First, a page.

Project description:Induction of the cell cycle is emerging as an intervention to treat heart failure. Here, we tested the hypothesis that enhanced cardiomyocyte renewal in transgenic mice expressing cyclin D2 would be beneficial during hemodynamic overload. We induced pressure overload by transthoracic aortic constriction (TAC) or volume overload by aortocaval shunt in cyclin D2-expressing and WT mice. Although cyclin D2 expression dramatically improved survival following TAC, it did not confer a survival advantage to mice following aortocaval shunt. Cardiac function decreased following TAC in WT mice, but was preserved in cyclin D2-expressing mice. On the other hand, cardiac structure and function were compromised in response to aortocaval shunt in both WT and cyclin D2-expressing mice. The preserved function and improved survival in cyclin D2-expressing mice after TAC was associated with an approximately 50% increase in cardiomyocyte number and exaggerated cardiac hypertrophy, as indicated by increased septum thickness. Aortocaval shunt did not further impact cardiomyocyte number in mice expressing cyclin D2. Following TAC, cyclin D2 expression attenuated cardiomyocyte hypertrophy, reduced cardiomyocyte apoptosis, fibrosis, calcium/calmodulin-dependent protein kinase II? phosphorylation, brain natriuretic peptide expression, and sustained capillarization. Thus, we show that cyclin D2-induced cardiomyocyte renewal reduced myocardial remodeling and dysfunction after pressure overload but not after volume overload.
Project description:Nearly 50% of patients with heart failure (HF) have preserved LV ejection fraction, with interstitial fibrosis and cardiomyocyte hypertrophy as early manifestations of pressure overload. However, methods to assess both tissue characteristics dynamically and noninvasively with therapy are lacking. We measured the effects of mineralocorticoid receptor blockade on tissue phenotypes in LV pressure overload using cardiac magnetic resonance (CMR).Mice were randomized to l-nitro-?-methyl ester (l-NAME, 3 mg/mL in water; n=22), or l-NAME with spironolactone (50 mg/kg/day in subcutaneous pellets; n=21). Myocardial extracellular volume (ECV; marker of diffuse interstitial fibrosis) and the intracellular lifetime of water (?ic; marker of cardiomyocyte hypertrophy) were determined by CMR T1 imaging at baseline and after 7 weeks of therapy alongside histological assessments. Administration of l-NAME induced hypertensive heart disease in mice, with increases in mean arterial pressure, LV mass, ECV, and ?ic compared with placebo-treated controls, while LV ejection fraction was preserved (>50%). In comparison, animals receiving both spironolactone and l-NAME ("l-NAME+S") showed less concentric remodeling, and a lower myocardial ECV and ?ic, indicating decreased interstitial fibrosis and cardiomyocyte hypertrophy (ECV: 0.43 ± 0.09 for l-NAME versus 0.25 ± 0.03 for l-NAME+S, P<0.001; ?ic: 0.42 ± 0.11 for l-NAME groups versus 0.12 ± 0.05 for l-NAME+S group). Mice treated with a combination of l-NAME and spironolactone were similar to placebo-treated controls at 7 weeks.Spironolactone attenuates interstitial fibrosis and cardiomyocyte hypertrophy in hypertensive heart disease. CMR can phenotype myocardial tissue remodeling in pressure-overload, furthering our understanding of HF progression.
Project description:Cardiac failure occurs when the heart fails to adapt to chronic stresses. Reactive oxygen species (ROS)-dependent signaling is implicated in cardiac stress responses, but the role of different ROS sources remains unclear. Here we report that NADPH oxidase-4 (Nox4) facilitates cardiac adaptation to chronic stress. Unlike other Nox proteins, Nox4 activity is regulated mainly by its expression level, which increases in cardiomyocytes under stresses such as pressure overload or hypoxia. To investigate the functional role of Nox4 during the cardiac response to stress, we generated mice with a genetic deletion of Nox4 or a cardiomyocyte-targeted overexpression of Nox4. Basal cardiac function was normal in both models, but Nox4-null animals developed exaggerated contractile dysfunction, hypertrophy, and cardiac dilatation during exposure to chronic overload whereas Nox4-transgenic mice were protected. Investigation of mechanisms underlying this protective effect revealed a significant Nox4-dependent preservation of myocardial capillary density after pressure overload. Nox4 enhanced stress-induced activation of cardiomyocyte hypoxia inducible factor 1 and the release of vascular endothelial growth factor, resulting in increased paracrine angiogenic activity. These data indicate that cardiomyocyte Nox4 is a unique inducible regulator of myocardial angiogenesis, a key determinant of cardiac adaptation to overload stress. Our results also have wider relevance to the use of nonspecific antioxidant approaches in cardiac disease and may provide an explanation for the failure of such strategies in many settings.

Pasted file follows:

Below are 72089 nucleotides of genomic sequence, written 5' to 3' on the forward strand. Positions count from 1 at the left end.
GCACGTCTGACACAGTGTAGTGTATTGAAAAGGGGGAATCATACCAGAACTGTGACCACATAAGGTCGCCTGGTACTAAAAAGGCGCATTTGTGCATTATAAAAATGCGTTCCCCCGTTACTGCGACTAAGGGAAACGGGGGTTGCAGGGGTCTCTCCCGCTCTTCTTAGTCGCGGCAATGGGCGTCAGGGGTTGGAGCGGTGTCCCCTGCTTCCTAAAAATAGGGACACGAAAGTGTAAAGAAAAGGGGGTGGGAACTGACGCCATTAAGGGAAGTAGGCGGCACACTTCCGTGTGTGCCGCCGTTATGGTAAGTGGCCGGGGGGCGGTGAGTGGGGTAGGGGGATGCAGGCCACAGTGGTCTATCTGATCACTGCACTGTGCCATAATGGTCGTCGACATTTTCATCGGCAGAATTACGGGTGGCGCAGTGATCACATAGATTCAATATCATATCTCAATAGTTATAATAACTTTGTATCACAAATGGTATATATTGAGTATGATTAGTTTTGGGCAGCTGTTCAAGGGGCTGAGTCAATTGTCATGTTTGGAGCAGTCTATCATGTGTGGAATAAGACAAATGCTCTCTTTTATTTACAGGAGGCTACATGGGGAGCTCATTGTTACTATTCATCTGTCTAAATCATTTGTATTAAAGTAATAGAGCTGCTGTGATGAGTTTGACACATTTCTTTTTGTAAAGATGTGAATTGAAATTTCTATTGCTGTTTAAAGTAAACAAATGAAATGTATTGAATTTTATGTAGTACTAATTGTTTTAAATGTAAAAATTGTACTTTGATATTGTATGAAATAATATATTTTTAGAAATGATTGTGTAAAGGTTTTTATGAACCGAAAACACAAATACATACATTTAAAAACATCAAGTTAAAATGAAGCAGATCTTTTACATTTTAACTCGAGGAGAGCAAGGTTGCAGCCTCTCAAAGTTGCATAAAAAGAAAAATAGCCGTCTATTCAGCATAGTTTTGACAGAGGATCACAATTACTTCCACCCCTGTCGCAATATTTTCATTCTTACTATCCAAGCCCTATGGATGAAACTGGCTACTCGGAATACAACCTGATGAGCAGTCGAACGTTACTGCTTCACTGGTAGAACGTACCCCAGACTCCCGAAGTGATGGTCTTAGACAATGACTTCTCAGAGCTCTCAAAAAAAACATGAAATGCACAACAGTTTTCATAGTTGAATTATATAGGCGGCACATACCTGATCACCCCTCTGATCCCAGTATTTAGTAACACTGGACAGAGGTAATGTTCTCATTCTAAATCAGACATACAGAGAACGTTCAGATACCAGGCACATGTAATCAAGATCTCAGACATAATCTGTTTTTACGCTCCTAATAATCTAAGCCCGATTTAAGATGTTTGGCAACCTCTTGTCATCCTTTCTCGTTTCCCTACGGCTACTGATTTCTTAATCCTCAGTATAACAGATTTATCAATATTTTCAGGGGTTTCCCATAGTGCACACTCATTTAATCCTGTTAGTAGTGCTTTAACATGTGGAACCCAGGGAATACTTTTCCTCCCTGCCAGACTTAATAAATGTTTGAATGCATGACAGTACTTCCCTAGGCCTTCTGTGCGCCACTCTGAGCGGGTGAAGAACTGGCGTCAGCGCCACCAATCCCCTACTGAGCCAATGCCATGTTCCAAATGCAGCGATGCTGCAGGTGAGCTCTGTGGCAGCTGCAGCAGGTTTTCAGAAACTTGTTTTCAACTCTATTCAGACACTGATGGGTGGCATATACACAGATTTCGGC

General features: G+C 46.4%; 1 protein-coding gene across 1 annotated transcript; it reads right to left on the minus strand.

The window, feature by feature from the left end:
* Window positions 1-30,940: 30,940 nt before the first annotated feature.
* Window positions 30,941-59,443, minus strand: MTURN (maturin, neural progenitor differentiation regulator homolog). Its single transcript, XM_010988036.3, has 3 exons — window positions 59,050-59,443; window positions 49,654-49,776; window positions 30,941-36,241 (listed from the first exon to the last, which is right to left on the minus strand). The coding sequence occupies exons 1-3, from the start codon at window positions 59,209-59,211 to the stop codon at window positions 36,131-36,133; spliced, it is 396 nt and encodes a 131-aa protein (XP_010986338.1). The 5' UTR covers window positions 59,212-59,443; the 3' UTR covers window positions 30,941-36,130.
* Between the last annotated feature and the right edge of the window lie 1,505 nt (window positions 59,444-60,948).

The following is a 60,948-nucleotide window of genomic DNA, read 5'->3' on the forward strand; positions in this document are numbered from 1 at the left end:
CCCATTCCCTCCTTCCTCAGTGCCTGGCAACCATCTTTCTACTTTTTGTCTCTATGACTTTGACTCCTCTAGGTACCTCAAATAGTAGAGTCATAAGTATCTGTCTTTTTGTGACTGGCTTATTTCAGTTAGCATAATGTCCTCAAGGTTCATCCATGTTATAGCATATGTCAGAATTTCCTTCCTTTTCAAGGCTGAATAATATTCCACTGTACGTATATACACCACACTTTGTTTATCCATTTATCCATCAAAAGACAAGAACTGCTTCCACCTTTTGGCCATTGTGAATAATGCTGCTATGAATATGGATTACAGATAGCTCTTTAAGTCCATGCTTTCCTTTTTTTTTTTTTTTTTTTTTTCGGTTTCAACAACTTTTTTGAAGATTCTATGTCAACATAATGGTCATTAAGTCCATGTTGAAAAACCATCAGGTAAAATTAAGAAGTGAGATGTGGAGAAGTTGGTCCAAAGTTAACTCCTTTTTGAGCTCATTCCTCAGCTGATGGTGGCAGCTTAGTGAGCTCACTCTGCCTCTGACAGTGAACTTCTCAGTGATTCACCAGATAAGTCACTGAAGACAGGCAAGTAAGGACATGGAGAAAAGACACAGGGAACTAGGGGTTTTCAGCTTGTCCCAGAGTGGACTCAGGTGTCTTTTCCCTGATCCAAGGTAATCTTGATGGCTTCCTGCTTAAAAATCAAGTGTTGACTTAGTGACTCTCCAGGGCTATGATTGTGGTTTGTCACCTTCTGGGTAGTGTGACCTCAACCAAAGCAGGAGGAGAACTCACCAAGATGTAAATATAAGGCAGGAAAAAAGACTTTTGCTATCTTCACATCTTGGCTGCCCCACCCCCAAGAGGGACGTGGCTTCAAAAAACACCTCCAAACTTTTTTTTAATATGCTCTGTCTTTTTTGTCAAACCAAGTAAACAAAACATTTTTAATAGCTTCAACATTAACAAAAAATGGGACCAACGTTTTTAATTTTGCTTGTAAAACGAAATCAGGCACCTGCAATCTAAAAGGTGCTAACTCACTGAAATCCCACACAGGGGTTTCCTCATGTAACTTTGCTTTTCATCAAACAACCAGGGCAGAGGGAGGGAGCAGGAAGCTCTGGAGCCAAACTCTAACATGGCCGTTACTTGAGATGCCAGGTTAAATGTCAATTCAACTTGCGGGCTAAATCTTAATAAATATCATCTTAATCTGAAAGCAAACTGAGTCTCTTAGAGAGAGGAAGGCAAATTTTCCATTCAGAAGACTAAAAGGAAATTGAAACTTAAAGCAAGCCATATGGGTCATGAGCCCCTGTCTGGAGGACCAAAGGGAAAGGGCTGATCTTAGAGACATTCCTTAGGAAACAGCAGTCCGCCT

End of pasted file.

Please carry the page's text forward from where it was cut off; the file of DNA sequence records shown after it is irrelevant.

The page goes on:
Project description:Although cardiac and splenic mononuclear phagocytes (MPs), i.e., monocytes, macrophages and dendritic cells (DCs), are key contributors to cardiac remodeling after myocardial infarction, their role in pressure-overload remodeling is unclear. We tested the hypothesis that these immune cells are required for the progression of remodeling in pressure-overload heart failure (HF), and that MP depletion would ameliorate remodeling.C57BL/6 mice were subjected to transverse aortic constriction (TAC) or sham operation, and assessed for alterations in MPs. As compared with sham, TAC mice exhibited expansion of circulating LyC6hi monocytes and pro-inflammatory CD206- cardiac macrophages early (1 w) after pressure-overload, prior to significant hypertrophy and systolic dysfunction, with subsequent resolution during chronic HF. In contrast, classical DCs were expanded in the heart in a biphasic manner, with peaks both early, analogous to macrophages, and late (8 w), during established HF. There was no significant expansion of circulating DCs, or Ly6C+ monocytes and DCs in the spleen. Periodic systemic MP depletion from 2 to 16 w after TAC in macrophage Fas-induced apoptosis (MaFIA) transgenic mice did not alter cardiac remodeling progression, nor did splenectomy in mice with established HF after TAC. Lastly, adoptive transfer of splenocytes from TAC HF mice into naïve recipients did not induce immediate or long-term cardiac dysfunction in recipient mice.Mononuclear phagocytes populations expand in a phasic manner in the heart during pressure-overload. However, they are dispensable for the progression of remodeling and failure once significant hypertrophy is evident and blood monocytosis has normalized.
Project description:The receptor for advanced glycation end products (RAGE) is involved in heart failure (HF) by mediating diverse pathologic processes, including the promotion of inflammation and autophagy. However, the role of RAGE in pressure overload-induced HF is not well understood. We found that stimulation of RAGE triggered the death of neonatal rat ventricular myocytes (NRVMs), while cell death was alleviated by ATG5 knockdown. Using transverse aortic constriction (TAC) in mice as a model of pressure overload-induced HF, we demonstrated that RAGE knockout or RAGE blockade attenuated cardiac hypertrophy and fibrosis as well as cardiac dysfunction at 8 weeks after TAC. Importantly, RAGE knockout reversed upregulation of autophagy related proteins (LC3BII/I and Beclin 1) and reduced cardiomyocyte death, indicating that excessive autophagy after TAC was inhibited. Moreover, RAGE knockout or blockade reduced the upregulation of pp65-NF?B and BNIP3, which mediate autophagy. Taken together, these results suggest that RAGE plays an important role in the progression of HF by regulating autophagy. Therefore, inhibition of the RAGE-autophagy axis could be a promising new strategy for treatment of heart failure.